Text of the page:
The Nature Conservation Council of NSW (NCC)'s Bushfire Program is unique amongst conservation organisations. The Program has been running for over ten years, focusing its campaign work mainly on government policy, legislation and commissions of inquiry. However, the Program was originally initiated to provide support to over 70 conservation representatives on bushfire management committees (from state to regional levels)
In 2003, the Community Bushfire Education Project (CBEP), which is funded by the Environment Trust (ET), was developed as an extension of the Bushfire Program. The CBEP's main focuses have included coordinating community and professional workshops, field trips and school visits.
The design and advocacy principles of the Bushfire Program have been significantly influenced by the CBEP. Principles associated with Education for Sustainability, including capacity building, partnerships and critical thinking, have been key drivers in this.
Traditionally, the NCC Bushfire Program has been a strong advocate of enforcing environmental assessment and controls through regulation. However, to date, bushfire regulations have only had limited success in changing unsustainable practices. We have learnt that a complimentary approach to regulation is voluntary action. This entails a participatory approach to bushfire management planning. We feel this change in philosophy can apply to all land management and environmental issues and may parallel a larger shift within the environment movement.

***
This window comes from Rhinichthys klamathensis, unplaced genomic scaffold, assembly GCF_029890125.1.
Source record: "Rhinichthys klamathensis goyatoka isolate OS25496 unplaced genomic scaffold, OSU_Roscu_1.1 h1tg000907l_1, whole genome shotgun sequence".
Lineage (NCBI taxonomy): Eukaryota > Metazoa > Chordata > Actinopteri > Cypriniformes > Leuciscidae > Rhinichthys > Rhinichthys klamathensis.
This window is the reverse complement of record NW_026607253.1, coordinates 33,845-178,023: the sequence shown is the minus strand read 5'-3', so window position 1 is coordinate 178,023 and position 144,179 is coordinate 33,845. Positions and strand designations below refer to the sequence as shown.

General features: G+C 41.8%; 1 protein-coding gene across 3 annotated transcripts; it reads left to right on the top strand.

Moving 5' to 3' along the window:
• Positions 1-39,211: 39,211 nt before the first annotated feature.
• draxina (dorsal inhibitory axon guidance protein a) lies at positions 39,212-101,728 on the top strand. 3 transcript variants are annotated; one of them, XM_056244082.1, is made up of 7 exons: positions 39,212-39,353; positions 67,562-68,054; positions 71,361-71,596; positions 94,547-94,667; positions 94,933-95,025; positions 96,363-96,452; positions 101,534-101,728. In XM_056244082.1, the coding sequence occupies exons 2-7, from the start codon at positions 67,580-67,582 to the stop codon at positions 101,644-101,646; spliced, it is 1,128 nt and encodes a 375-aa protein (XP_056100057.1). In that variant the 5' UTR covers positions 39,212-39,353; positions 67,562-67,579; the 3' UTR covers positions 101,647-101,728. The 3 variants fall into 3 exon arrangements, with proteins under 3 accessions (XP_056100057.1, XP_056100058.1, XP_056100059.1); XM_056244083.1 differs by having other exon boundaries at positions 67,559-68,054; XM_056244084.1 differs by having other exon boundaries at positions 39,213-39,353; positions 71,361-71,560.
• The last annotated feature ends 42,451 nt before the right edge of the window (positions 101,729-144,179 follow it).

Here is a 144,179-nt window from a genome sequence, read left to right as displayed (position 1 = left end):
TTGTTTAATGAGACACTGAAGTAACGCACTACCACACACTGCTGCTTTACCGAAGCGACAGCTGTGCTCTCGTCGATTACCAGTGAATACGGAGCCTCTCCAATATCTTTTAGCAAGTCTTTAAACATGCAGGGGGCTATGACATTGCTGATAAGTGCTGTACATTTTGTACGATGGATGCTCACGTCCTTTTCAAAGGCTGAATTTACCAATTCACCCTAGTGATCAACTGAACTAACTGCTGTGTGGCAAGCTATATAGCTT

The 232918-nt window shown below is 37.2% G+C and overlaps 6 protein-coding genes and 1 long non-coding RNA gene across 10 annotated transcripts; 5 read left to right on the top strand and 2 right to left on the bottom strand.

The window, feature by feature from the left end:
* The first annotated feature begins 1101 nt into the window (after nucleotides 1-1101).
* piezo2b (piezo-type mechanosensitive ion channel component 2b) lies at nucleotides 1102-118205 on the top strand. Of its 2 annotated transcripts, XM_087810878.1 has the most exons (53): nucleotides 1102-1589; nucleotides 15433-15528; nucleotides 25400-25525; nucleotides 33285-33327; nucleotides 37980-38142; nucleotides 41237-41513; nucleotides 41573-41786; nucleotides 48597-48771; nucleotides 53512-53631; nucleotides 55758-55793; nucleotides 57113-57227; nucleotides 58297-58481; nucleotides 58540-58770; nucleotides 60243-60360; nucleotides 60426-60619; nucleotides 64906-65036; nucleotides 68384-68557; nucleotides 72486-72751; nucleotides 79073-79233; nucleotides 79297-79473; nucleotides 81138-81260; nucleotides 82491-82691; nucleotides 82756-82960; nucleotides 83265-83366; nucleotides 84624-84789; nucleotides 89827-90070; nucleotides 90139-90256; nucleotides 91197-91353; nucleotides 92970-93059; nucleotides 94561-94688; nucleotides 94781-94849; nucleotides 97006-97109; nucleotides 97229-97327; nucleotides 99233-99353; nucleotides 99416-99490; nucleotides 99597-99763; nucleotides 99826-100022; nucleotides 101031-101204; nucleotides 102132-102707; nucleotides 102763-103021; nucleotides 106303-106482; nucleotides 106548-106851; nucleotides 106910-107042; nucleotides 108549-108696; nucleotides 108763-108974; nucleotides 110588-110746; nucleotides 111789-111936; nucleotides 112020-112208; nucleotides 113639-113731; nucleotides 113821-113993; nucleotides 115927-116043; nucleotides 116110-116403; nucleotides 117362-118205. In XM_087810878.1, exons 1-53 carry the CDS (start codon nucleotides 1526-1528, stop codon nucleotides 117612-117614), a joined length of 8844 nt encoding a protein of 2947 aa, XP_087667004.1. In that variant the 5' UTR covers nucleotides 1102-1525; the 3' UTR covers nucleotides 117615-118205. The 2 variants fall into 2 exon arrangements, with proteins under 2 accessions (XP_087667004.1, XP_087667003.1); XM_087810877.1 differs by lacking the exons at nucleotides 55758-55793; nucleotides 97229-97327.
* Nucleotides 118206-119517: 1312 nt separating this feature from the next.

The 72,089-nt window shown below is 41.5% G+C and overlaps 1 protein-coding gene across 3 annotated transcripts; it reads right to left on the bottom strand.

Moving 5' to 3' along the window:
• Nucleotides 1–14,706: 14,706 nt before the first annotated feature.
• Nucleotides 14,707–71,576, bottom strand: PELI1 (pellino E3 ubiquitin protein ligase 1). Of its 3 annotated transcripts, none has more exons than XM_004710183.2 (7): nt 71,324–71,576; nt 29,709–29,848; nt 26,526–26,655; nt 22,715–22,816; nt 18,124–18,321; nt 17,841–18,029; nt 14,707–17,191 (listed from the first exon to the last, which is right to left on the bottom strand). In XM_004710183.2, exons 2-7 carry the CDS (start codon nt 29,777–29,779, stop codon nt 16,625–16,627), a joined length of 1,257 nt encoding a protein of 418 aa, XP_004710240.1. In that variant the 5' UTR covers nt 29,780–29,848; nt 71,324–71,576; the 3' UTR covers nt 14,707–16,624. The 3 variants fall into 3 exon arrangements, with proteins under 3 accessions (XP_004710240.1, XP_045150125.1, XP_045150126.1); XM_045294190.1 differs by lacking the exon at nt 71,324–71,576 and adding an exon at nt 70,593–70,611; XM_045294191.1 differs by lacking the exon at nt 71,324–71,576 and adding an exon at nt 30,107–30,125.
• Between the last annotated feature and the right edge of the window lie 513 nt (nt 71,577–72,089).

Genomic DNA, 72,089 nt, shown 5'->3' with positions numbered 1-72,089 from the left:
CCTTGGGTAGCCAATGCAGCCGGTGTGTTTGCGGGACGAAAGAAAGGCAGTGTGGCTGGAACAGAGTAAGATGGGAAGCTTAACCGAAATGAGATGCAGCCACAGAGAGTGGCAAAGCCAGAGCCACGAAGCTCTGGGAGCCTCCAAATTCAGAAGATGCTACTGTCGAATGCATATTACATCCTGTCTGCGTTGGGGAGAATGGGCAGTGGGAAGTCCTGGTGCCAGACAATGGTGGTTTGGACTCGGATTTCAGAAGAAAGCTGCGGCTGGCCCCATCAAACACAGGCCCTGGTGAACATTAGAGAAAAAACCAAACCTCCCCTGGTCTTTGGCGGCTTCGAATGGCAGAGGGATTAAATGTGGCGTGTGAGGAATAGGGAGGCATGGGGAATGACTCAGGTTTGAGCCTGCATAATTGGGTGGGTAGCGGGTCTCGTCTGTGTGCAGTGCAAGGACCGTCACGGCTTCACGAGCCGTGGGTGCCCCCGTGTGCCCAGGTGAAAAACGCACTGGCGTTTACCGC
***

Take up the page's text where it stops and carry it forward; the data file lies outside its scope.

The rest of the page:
Through this paper we will show how the Bushfire Program has developed to incorporate community education as a central pillar of, rather than in addition to, its core campaign; the difficulties this presents and the strengths it provides. The NCC now sees community participation and empowerment as a key component of any natural resource management campaign.